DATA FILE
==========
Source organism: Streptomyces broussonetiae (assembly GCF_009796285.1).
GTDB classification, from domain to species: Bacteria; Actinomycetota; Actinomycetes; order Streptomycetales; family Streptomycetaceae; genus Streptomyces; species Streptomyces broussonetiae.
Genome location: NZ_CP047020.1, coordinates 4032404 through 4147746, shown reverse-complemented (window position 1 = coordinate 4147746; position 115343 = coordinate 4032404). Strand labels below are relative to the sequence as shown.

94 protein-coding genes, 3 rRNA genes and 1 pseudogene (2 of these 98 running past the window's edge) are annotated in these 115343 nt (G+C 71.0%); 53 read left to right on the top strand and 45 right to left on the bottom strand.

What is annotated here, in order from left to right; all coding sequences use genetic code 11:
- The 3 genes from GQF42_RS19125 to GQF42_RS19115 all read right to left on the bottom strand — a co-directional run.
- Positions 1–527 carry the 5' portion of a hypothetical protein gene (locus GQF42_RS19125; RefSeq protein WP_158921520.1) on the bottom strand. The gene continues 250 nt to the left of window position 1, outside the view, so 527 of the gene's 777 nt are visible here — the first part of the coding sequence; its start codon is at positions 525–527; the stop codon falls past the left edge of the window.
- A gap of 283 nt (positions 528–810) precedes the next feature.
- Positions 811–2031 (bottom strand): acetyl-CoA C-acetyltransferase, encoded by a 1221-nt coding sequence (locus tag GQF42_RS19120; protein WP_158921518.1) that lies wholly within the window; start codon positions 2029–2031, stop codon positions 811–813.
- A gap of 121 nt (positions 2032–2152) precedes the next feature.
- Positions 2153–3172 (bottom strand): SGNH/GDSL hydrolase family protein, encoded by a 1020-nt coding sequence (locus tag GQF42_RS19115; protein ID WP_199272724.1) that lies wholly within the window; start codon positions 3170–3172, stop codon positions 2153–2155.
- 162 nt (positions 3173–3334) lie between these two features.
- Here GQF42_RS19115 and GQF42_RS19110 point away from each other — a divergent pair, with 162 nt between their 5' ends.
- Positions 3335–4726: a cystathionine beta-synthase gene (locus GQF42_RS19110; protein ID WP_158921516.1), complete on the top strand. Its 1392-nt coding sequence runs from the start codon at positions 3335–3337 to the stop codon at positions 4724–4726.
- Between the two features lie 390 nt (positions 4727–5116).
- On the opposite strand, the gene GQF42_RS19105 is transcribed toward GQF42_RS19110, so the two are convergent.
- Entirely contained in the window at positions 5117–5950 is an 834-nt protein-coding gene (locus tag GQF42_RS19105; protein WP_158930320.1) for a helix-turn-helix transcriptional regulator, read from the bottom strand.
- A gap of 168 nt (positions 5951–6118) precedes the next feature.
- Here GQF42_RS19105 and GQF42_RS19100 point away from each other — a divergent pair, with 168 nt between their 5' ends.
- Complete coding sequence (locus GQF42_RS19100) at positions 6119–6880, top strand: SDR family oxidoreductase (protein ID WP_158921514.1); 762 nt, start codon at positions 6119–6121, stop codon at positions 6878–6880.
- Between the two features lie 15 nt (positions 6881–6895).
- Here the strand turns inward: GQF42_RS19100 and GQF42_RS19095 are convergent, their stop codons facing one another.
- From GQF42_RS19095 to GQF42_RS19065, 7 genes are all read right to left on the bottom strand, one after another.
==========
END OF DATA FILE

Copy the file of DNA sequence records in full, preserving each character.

Source organism: Streptomyces broussonetiae (assembly GCF_009796285.1).
GTDB classification, from domain to species: Bacteria; Actinomycetota; Actinomycetes; order Streptomycetales; family Streptomycetaceae; genus Streptomyces; species Streptomyces broussonetiae.
Genome location: NZ_CP047020.1, coordinates 4032404 through 4147746, shown reverse-complemented (window position 1 = coordinate 4147746; position 115343 = coordinate 4032404). Strand labels below are relative to the sequence as shown.

94 protein-coding genes, 3 rRNA genes and 1 pseudogene (2 of these 98 running past the window's edge) are annotated in these 115343 nt (G+C 71.0%); 53 read left to right on the top strand and 45 right to left on the bottom strand.

What is annotated here, in order from left to right; all coding sequences use genetic code 11:
- The 3 genes from GQF42_RS19125 to GQF42_RS19115 all read right to left on the bottom strand — a co-directional run.
- Positions 1–527 carry the 5' portion of a hypothetical protein gene (locus GQF42_RS19125; RefSeq protein WP_158921520.1) on the bottom strand. The gene continues 250 nt to the left of window position 1, outside the view, so 527 of the gene's 777 nt are visible here — the first part of the coding sequence; its start codon is at positions 525–527; the stop codon falls past the left edge of the window.
- A gap of 283 nt (positions 528–810) precedes the next feature.
- Positions 811–2031 (bottom strand): acetyl-CoA C-acetyltransferase, encoded by a 1221-nt coding sequence (locus tag GQF42_RS19120; protein WP_158921518.1) that lies wholly within the window; start codon positions 2029–2031, stop codon positions 811–813.
- A gap of 121 nt (positions 2032–2152) precedes the next feature.
- Positions 2153–3172 (bottom strand): SGNH/GDSL hydrolase family protein, encoded by a 1020-nt coding sequence (locus tag GQF42_RS19115; protein ID WP_199272724.1) that lies wholly within the window; start codon positions 3170–3172, stop codon positions 2153–2155.
- 162 nt (positions 3173–3334) lie between these two features.
- Here GQF42_RS19115 and GQF42_RS19110 point away from each other — a divergent pair, with 162 nt between their 5' ends.
- Positions 3335–4726: a cystathionine beta-synthase gene (locus GQF42_RS19110; protein ID WP_158921516.1), complete on the top strand. Its 1392-nt coding sequence runs from the start codon at positions 3335–3337 to the stop codon at positions 4724–4726.
- Between the two features lie 390 nt (positions 4727–5116).
- On the opposite strand, the gene GQF42_RS19105 is transcribed toward GQF42_RS19110, so the two are convergent.
- Entirely contained in the window at positions 5117–5950 is an 834-nt protein-coding gene (locus tag GQF42_RS19105; protein WP_158930320.1) for a helix-turn-helix transcriptional regulator, read from the bottom strand.
- A gap of 168 nt (positions 5951–6118) precedes the next feature.
- Here GQF42_RS19105 and GQF42_RS19100 point away from each other — a divergent pair, with 168 nt between their 5' ends.
- Complete coding sequence (locus GQF42_RS19100) at positions 6119–6880, top strand: SDR family oxidoreductase (protein ID WP_158921514.1); 762 nt, start codon at positions 6119–6121, stop codon at positions 6878–6880.
- Between the two features lie 15 nt (positions 6881–6895).
- Here the strand turns inward: GQF42_RS19100 and GQF42_RS19095 are convergent, their stop codons facing one another.
- From GQF42_RS19095 to GQF42_RS19065, 7 genes are all read right to left on the bottom strand, one after another.